‘Halloween Kills’ kills time in between two finales

The Halloween franchise loves nothing more than backpedaling on major plot points. So it was probably inevitable that its 2018 revival, presented as one final battle between Michael Myers and Laurie Strode (Jamie Lee Curtis), would be extended into a trilogy after the fact. But when that last film functioned well as a conclusion to Laurie’s story, would the franchise really be able to satisfyingly fill two additional installments? 

Halloween Kills and Halloween Ends were both announced as back-to-back sequels after the success of 2018’s Halloween, and the former hit theaters and Peacock on Friday. Longtime fans should find it somewhat enjoyable, given it delivers a few tense setpieces and among the most gruesome deaths in the franchise, even though it certainly never matches the emotional weight of its predecessor. But the movie gets carried away with fan service and an overabundance of characters and plot points tying into the 1978 film, stealing crucial time from new protagonists who could have used further exploration. It also often feels like it’s killing time to avoid moving the plot forward significantly until part three.

After 2018’s Halloween, a direct sequel to 1978’s Halloween, ended with Laurie Strode seemingly killing Michael Myers for good by burning him alive, he’s — you guessed it — still alive in Halloween Kills, which sees the masked killer escape the house fire. But before this can happen, the film opens with a lengthy flashback taking us to the night of the original movie, following a young Deputy Frank Hawkins (Will Patton) as he confronts Myers. It’s an odd note to start on given Hawkins ends up not having too large a role in the plot, so while this may eventually pay off in Halloween Ends, here it comes across as somewhat an excuse to revisit the original classic for the heck of it. 

There’s a lot of that going around. Even though 2018’s Halloween already established some compelling new protagonists, the sequel brings back a number of side characters from John Carpenter’s original who weren’t present last time, and it gets weirdly overcomplicated as we try to keep track of where everyone was on that Halloween night 40 years ago. We have the children Laurie babysat — a grown-up Tommy Doyle (Anthony Michael Hall) and Lindsey Wallace (Kyle Richards) — Dr. Loomis’ assistant Marion Chambers (Nancy Stephens), former sheriff Leigh Brackett (Charles Cyphers), and even Lonnie Elam (Robert Longstreet), who bullied Tommy in the first film. With Michael again on the loose, Tommy takes matters into his own hands alongside his fellow Myers survivors by leading a mob to actively hunt him down. 

This idea that so many random townspeople would be quick to join the mission to go after a killer who Tommy himself admits is probably a supernatural force is undeniably silly. But there are few solid ideas about mob justice in there, and the movie hints at an interesting exploration of the scars Michael Myers has left on Haddonfield’s collective psyche beyond just the damage he’s caused Laurie Strode — though that idea does feel better suited to a movie where every prior sequel is canon, as opposed to this one, where Michael only attacked Haddonfield a single time 40 years ago and is just now returning.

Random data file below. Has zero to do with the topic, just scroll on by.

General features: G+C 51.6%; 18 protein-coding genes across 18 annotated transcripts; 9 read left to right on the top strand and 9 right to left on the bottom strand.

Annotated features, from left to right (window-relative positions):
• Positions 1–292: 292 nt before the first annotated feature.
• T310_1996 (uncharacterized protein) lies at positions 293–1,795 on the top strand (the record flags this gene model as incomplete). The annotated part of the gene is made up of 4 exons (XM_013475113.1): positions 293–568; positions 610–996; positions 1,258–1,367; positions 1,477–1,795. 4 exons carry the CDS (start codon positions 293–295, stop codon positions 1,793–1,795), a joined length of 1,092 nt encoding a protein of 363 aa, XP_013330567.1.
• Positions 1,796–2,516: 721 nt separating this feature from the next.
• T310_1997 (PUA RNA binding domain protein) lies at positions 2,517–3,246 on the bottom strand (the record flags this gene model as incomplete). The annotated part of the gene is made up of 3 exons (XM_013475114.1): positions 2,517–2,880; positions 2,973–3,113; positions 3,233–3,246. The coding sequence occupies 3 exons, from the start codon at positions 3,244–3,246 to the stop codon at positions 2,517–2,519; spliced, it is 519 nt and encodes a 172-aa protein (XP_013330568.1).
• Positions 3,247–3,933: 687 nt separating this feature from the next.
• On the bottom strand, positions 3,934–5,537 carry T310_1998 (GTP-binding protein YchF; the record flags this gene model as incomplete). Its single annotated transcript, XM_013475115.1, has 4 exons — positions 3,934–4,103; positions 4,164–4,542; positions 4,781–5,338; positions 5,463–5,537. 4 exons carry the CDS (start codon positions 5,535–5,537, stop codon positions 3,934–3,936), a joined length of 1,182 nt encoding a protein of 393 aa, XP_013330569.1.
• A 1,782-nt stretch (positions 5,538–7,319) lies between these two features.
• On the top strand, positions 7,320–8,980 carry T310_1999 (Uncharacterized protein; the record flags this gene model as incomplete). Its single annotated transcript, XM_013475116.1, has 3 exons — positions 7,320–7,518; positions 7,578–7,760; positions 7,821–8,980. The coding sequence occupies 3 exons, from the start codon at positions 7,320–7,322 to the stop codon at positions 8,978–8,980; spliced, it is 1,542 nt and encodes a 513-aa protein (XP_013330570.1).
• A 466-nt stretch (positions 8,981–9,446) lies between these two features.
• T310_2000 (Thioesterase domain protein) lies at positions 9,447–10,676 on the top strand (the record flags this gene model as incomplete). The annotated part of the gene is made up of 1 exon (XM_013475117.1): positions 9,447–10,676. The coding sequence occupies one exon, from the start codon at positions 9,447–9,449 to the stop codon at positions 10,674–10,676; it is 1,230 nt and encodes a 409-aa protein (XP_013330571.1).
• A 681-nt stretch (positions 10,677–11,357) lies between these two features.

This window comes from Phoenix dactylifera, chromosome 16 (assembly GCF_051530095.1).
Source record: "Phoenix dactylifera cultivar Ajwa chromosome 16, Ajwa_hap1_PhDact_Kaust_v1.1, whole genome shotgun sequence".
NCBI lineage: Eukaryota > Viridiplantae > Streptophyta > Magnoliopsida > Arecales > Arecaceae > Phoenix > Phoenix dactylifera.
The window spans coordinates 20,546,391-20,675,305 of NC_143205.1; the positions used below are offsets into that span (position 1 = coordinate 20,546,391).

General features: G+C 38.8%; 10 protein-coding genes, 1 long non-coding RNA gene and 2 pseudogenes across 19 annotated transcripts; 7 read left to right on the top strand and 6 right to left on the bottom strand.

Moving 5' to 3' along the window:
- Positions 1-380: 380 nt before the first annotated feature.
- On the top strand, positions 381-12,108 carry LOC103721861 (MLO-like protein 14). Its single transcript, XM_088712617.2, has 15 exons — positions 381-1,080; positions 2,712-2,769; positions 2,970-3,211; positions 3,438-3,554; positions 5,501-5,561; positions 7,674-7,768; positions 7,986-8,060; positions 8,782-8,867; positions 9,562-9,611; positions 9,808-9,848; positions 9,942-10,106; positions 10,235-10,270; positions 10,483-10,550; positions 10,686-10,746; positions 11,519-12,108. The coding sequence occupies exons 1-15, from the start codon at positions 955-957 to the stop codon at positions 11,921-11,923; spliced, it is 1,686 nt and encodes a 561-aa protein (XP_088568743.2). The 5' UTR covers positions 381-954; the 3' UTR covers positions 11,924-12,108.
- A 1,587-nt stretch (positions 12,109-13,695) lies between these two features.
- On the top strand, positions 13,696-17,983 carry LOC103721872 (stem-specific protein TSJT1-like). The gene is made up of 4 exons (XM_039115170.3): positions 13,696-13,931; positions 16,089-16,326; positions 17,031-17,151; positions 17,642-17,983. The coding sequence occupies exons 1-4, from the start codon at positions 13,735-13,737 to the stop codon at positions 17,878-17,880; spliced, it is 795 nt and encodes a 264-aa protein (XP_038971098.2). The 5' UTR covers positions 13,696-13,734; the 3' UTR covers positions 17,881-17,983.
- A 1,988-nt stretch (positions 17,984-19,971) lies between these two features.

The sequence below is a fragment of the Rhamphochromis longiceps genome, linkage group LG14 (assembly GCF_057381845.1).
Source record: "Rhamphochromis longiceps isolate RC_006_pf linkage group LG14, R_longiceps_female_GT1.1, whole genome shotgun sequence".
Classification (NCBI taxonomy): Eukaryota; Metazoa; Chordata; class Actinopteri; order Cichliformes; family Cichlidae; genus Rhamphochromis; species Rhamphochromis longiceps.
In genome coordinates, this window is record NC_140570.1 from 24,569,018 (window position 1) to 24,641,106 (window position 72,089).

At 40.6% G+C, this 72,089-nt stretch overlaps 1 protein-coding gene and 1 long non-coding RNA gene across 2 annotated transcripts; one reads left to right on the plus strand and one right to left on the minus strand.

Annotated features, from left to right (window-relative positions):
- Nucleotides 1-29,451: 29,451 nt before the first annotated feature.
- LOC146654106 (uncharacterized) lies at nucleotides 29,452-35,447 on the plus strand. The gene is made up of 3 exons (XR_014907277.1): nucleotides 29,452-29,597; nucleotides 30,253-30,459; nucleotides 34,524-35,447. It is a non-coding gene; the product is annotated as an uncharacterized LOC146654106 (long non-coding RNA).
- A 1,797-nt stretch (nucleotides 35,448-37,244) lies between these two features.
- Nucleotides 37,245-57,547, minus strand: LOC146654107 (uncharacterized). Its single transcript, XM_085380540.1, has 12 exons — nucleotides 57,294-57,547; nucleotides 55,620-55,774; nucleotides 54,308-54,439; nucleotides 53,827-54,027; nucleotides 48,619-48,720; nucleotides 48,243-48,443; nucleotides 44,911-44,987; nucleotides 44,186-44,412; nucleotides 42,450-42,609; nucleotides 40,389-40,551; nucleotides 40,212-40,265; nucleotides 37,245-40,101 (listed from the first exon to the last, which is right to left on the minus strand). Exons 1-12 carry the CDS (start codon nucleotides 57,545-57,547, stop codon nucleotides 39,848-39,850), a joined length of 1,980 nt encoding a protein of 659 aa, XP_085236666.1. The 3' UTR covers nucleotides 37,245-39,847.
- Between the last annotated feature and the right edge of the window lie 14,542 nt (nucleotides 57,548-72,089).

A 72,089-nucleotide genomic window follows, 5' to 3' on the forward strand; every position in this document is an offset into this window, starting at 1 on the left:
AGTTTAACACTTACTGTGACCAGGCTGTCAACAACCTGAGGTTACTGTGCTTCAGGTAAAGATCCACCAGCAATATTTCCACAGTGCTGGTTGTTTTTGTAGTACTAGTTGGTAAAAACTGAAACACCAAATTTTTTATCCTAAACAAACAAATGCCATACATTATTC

The bigger problem, though, is that in balancing its various returning characters with the storyline about the Strode family introduced last time, Halloween Kills overextends itself and attempts to juggle too much. The plot involving Tommy’s mob reaches what should be a powerful climax near the end of act two, but the film barely has a moment to deal with its consequences before moving on to the next item on its agenda; one character gets a line that may as well read as, “Oh well. Anyway…” 

Besides, while the more narrowly focused 2018 Halloween featured multiple emotional scenes slowing down to reflect on Laurie Strode’s trauma, this one doesn’t give that same thoughtful treatment to characters like Tommy and Lindsey, the former of whom has tons of screen time but spends much of it saying perfunctory lines like, “I’m gonna get you, Michael!” Had the film fully committed to Tommy as its main character, perhaps it could have had more of a chance to delve into his mindset in a way that would make some third act turns more meaningful.

The main character this time definitely isn’t Laurie, though, and Jamie Lee Curtis doesn’t have much to do besides give a few speeches about the nature of evil. Sidelining her does make some sense; presumably, Halloween Ends will position itself as yet another final confrontation between Laurie and Michael, and it would be strange for the franchise to pull that move three times in a row. But what about more of an emphasis on the Strode family, e.g. her daughter Karen and granddaughter Allyson? They’re both here, but tons of effort that could have been spent further exploring the last film’s engrossing narrative about generational trauma in their family instead goes toward pulling our nostalgia strings with the returning cast. That especially becomes an issue when the film shifts back to Karen and Allyson in a climax that isn’t properly built up to. It’s only when we reach these closing moments that the overall plot of this trilogy that’s theoretically about the Strode family meaningfully progresses, probably because the most significant beats are being saved for next time. 

Even though Halloween Kills is a letdown compared to the killer 2018 revival, there remains hope that Halloween Ends will give the trilogy a satisfying conclusion that makes this all feel more meaningful in retrospect. We’ll find out next year whether we just watched a messy middle chapter or the point when it became clear this trilogy peaked early.

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